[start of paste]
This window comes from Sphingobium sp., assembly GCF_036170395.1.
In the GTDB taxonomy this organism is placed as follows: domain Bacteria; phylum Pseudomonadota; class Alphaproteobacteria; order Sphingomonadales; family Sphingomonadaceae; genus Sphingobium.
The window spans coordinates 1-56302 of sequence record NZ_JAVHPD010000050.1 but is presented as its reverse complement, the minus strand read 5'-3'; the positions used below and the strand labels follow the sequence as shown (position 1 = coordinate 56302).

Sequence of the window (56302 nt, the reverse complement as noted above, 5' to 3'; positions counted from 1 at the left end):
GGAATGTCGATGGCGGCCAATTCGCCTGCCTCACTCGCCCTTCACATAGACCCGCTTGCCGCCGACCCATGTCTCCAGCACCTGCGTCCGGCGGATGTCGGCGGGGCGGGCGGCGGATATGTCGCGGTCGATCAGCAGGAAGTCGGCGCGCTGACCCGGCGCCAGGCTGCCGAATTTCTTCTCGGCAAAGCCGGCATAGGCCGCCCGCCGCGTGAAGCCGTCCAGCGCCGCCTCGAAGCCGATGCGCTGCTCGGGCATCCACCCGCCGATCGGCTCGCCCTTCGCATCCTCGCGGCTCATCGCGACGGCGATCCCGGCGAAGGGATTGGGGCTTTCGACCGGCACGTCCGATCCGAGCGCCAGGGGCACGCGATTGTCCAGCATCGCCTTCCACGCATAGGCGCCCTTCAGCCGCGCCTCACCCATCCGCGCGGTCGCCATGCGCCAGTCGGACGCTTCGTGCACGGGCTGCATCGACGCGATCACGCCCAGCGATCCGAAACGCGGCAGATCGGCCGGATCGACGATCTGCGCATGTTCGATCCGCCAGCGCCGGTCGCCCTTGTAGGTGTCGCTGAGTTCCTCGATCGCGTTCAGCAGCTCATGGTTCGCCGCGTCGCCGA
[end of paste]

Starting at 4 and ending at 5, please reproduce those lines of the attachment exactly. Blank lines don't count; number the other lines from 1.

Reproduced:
Sequence of the window (56302 nt, the reverse complement as noted above, 5' to 3'; positions counted from 1 at the left end):
GGAATGTCGATGGCGGCCAATTCGCCTGCCTCACTCGCCCTTCACATAGACCCGCTTGCCGCCGACCCATGTCTCCAGCACCTGCGTCCGGCGGATGTCGGCGGGGCGGGCGGCGGATATGTCGCGGTCGATCAGCAGGAAGTCGGCGCGCTGACCCGGCGCCAGGCTGCCGAATTTCTTCTCGGCAAAGCCGGCATAGGCCGCCCGCCGCGTGAAGCCGTCCAGCGCCGCCTCGAAGCCGATGCGCTGCTCGGGCATCCACCCGCCGATCGGCTCGCCCTTCGCATCCTCGCGGCTCATCGCGACGGCGATCCCGGCGAAGGGATTGGGGCTTTCGACCGGCACGTCCGATCCGAGCGCCAGGGGCACGCGATTGTCCAGCATCGCCTTCCACGCATAGGCGCCCTTCAGCCGCGCCTCACCCATCCGCGCGGTCGCCATGCGCCAGTCGGACGCTTCGTGCACGGGCTGCATCGACGCGATCACGCCCAGCGATCCGAAACGCGGCAGATCGGCCGGATCGACGATCTGCGCATGTTCGATCCGCCAGCGCCGGTCGCCCTTGTAGGTGTCGCTGAGTTCCTCGATCGCGTTCAGCAGCTCATGGTTCGCCGCGTCGCCGA